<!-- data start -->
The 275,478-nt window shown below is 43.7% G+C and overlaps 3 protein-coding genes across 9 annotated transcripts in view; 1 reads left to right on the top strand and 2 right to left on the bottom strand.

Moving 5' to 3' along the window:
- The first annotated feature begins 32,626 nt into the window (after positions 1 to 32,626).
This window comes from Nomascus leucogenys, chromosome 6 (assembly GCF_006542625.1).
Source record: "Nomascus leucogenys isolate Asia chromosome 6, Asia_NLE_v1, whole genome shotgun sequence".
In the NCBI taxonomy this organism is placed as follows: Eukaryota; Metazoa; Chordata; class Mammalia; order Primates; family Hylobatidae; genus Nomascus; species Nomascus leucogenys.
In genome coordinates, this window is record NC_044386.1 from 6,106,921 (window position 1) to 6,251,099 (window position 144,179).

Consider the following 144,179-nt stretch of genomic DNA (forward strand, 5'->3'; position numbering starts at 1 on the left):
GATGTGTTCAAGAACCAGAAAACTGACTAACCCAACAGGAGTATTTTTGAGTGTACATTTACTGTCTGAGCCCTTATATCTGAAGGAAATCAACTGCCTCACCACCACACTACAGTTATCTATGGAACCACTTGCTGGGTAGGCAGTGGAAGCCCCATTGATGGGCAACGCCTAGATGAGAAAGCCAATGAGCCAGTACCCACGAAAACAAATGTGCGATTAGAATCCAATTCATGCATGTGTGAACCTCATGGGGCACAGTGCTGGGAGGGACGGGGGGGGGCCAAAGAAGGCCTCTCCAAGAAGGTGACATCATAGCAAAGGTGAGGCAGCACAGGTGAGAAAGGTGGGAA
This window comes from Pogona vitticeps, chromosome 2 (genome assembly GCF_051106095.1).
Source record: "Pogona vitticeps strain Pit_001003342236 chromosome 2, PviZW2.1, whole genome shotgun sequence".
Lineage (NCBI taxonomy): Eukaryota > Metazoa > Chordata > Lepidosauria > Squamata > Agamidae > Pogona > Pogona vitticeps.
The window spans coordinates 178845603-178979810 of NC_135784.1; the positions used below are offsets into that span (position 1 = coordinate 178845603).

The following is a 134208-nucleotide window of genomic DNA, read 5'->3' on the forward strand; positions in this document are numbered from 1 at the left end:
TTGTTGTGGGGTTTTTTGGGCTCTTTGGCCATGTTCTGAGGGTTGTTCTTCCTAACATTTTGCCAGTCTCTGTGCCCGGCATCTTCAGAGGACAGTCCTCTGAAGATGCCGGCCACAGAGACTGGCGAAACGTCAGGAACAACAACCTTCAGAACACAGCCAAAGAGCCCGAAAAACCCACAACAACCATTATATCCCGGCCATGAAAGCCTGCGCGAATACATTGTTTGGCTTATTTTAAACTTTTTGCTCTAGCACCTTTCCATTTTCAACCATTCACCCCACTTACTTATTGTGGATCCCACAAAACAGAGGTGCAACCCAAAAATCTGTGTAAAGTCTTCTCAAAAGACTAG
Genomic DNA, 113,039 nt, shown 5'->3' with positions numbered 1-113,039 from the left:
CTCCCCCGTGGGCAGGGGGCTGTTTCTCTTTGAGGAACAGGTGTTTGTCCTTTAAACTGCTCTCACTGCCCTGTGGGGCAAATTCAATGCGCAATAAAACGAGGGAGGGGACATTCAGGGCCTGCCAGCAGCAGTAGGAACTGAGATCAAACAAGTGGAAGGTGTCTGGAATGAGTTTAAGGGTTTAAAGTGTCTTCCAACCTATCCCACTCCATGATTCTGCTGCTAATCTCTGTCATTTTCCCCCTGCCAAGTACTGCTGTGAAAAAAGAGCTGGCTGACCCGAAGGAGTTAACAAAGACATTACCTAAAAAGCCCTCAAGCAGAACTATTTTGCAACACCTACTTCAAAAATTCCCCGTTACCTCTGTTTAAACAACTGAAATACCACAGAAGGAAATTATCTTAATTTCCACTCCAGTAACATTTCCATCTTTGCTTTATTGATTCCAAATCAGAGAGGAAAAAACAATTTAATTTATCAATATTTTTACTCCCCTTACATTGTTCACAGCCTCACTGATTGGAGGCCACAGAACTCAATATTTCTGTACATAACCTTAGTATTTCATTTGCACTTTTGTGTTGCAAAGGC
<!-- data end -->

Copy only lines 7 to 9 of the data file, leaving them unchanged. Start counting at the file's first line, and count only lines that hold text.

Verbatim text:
In genome coordinates, this window is record NC_044386.1 from 6,106,921 (window position 1) to 6,251,099 (window position 144,179).

Consider the following 144,179-nt stretch of genomic DNA (forward strand, 5'->3'; position numbering starts at 1 on the left):
GATGTGTTCAAGAACCAGAAAACTGACTAACCCAACAGGAGTATTTTTGAGTGTACATTTACTGTCTGAGCCCTTATATCTGAAGGAAATCAACTGCCTCACCACCACACTACAGTTATCTATGGAACCACTTGCTGGGTAGGCAGTGGAAGCCCCATTGATGGGCAACGCCTAGATGAGAAAGCCAATGAGCCAGTACCCACGAAAACAAATGTGCGATTAGAATCCAATTCATGCATGTGTGAACCTCATGGGGCACAGTGCTGGGAGGGACGGGGGGGGGCCAAAGAAGGCCTCTCCAAGAAGGTGACATCATAGCAAAGGTGAGGCAGCACAGGTGAGAAAGGTGGGAA